Immigration: Addressing America’s Labor Shortages

by David Harrington

Much discussion is made regarding the United States’ immigration policies. However, much of the attention tends to be on our Southern borders. Not so much in the spotlight but still vastly important is the field of business immigration. Balancing the need to bring talented workers into the United States with the need to support our own workers is the centerpiece of this field. In fact, a would-be employer must demonstrate to the satisfaction of the Department of Labor that no American worker can fill the job needed at the prevailing wage. This process is called Labor Certification and can take over a year in some instances from start to finish. The process also calls for a thirty-day intensive recruitment period, including advertising and job postings that contain specific language. Most business owners may smirk at this – these days, job postings may hang for months or more without adequate labor to meet the demand.

So how would an employer find talented labor suitable for the immediate needs of a field facing a shortage? Congress contemplated this with the creation of a National Interest Waiver system. For members of professions holding advanced degrees or their equivalents, a National Interest Waiver can help bypass the need for the arduous process of Labor Certification. As is the case with many laws passed by congress, some terms are vague and must be left up to judicial interpretation. National interest is one of those terms. However, in 2016, the U.S. Citizenship and Immigration Services (USCIS) set a standard for the term in an Administrative Appeals Office decision, Matter of Dhanasar. That decision laid the groundwork for modern National Interest Waiver adjudications by creating a three-pronged test.

First, the foreign national’s proposed endeavor has both substantial merit and national importance. A range of meritorious endeavors, from technology to science, culture, or health-related fields, may be approved. Second, an adjudicator must find that the foreign national is well positioned to advance such a proposed endeavor. Here the merits of the individual are considered. And finally, on the balance, it would be beneficial to the United States to waive the labor certification or job offer requirements. This is a discretionary finding relating to labor markets, job creation, or the desirability of the fields like STEM work.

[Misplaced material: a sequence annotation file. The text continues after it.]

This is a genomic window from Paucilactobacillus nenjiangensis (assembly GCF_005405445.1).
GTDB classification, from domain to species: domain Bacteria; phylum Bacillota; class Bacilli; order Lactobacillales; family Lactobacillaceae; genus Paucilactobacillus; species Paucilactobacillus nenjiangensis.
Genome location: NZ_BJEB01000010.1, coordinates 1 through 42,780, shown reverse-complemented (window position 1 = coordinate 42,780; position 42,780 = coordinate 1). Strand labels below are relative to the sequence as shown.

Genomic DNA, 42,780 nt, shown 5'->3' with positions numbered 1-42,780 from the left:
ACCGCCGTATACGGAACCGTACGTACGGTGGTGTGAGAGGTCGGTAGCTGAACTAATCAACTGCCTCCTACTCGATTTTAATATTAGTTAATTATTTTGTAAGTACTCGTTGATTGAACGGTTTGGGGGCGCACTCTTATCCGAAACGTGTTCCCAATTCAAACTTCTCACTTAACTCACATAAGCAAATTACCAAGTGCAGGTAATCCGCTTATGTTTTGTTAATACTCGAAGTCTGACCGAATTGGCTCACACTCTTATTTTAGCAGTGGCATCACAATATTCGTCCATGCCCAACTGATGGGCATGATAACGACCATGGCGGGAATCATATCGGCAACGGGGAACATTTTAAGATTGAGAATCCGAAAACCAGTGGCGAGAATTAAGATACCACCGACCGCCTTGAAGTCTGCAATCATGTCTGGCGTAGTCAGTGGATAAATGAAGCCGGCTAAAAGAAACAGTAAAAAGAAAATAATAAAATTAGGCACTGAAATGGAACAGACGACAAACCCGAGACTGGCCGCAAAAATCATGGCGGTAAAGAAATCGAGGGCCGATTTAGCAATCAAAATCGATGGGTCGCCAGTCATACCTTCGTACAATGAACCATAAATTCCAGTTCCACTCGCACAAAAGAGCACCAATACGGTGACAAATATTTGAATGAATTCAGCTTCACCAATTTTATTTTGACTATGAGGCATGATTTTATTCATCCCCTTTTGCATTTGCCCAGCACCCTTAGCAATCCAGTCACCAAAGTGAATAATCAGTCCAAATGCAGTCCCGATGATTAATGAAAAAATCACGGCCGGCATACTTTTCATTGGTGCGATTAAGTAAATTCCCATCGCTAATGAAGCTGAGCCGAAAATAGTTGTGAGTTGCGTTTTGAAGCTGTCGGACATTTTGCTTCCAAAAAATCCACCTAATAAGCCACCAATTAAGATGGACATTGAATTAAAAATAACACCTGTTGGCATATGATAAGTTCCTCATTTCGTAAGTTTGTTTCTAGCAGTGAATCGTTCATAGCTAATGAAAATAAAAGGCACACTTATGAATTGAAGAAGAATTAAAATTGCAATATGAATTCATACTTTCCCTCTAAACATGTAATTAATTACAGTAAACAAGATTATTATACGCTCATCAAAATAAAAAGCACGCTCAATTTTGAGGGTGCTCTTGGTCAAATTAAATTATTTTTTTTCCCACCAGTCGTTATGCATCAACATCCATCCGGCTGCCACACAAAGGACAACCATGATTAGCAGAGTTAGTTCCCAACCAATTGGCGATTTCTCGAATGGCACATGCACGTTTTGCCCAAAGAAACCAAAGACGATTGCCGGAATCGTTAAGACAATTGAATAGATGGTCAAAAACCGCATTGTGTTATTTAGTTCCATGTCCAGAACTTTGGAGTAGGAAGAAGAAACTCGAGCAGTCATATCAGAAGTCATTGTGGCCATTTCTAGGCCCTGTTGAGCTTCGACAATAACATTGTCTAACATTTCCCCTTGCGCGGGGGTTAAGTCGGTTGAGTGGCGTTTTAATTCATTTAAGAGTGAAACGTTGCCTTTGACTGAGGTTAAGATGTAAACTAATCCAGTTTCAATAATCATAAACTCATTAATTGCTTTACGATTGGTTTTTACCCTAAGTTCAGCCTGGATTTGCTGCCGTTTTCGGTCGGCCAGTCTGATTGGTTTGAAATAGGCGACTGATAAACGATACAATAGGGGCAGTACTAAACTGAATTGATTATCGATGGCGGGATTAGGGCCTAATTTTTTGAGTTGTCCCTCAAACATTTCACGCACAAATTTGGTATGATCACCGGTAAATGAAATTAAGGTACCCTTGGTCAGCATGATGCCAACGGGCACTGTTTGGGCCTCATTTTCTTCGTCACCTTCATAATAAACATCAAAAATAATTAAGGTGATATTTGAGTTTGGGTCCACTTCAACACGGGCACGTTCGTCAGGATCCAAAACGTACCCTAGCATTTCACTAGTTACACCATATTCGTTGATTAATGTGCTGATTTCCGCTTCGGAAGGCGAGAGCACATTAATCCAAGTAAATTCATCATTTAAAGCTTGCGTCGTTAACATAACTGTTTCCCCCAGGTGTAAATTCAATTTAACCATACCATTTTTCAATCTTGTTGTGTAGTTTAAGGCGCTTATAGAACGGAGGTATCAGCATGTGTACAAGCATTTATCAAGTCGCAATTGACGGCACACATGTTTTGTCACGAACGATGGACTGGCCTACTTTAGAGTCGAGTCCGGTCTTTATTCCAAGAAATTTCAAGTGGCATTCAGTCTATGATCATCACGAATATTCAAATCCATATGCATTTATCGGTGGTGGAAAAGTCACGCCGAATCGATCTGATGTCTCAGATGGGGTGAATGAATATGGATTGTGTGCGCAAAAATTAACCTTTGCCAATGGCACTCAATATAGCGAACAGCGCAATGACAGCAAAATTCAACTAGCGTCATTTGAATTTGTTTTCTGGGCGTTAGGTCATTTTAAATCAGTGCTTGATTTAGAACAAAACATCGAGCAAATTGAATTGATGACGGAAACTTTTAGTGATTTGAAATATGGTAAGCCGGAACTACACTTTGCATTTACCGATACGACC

The final prong also touches on an interesting and sometimes under-utilized provision within the law. That is the ability of a foreign worker with significant enough talent to petition themselves as an alien worker into the U.S. However, most employers already know they wish to offer a job, and the Department of Labor requirements are all they need waived – especially when they have already been searching for some time. From time to time, the Department of Labor recognizes this in specific fields. It predetermines that there are not sufficient U.S. workers to meet the demands.

One such designation is that of “Schedule A” occupations. For these occupations, the DOL will generally waive the onerous Labor Certification requirements without the need for much independent inquiry. This is particularly useful in the Lehigh Valley in the field of professional nurses. My wife works as a nurse; I can tell you that the Department correctly deduced the severity of the shortage. Professional nurses, typically Registered Nurses or those with higher or more specialized nursing training, may be petitioned by an employer without the labor certification process. Employers in particularly dire situations may also apply for Premium Processing to further expedite the procedure.

STEM fields are also seeing an increasingly friendly DOL and USCIS in 2022 through expanded STEM optional practical training, which allows those on student visas to remain longer in the United States to train in their intended field. Such an extension also allows employers to consider their talents for potential petitions for permanent employment. Fields such as data science, business analytics, and cloud computing all received extensions under the new guidance.

With the labor shortages facing most areas of the economy and the relatively friendly administration in the White House, now would be the ideal time for companies looking to bring on foreign workers to do so. Immigration is a quickly changing field and finding key skilled employees now may well position a company for success before these rules change again.

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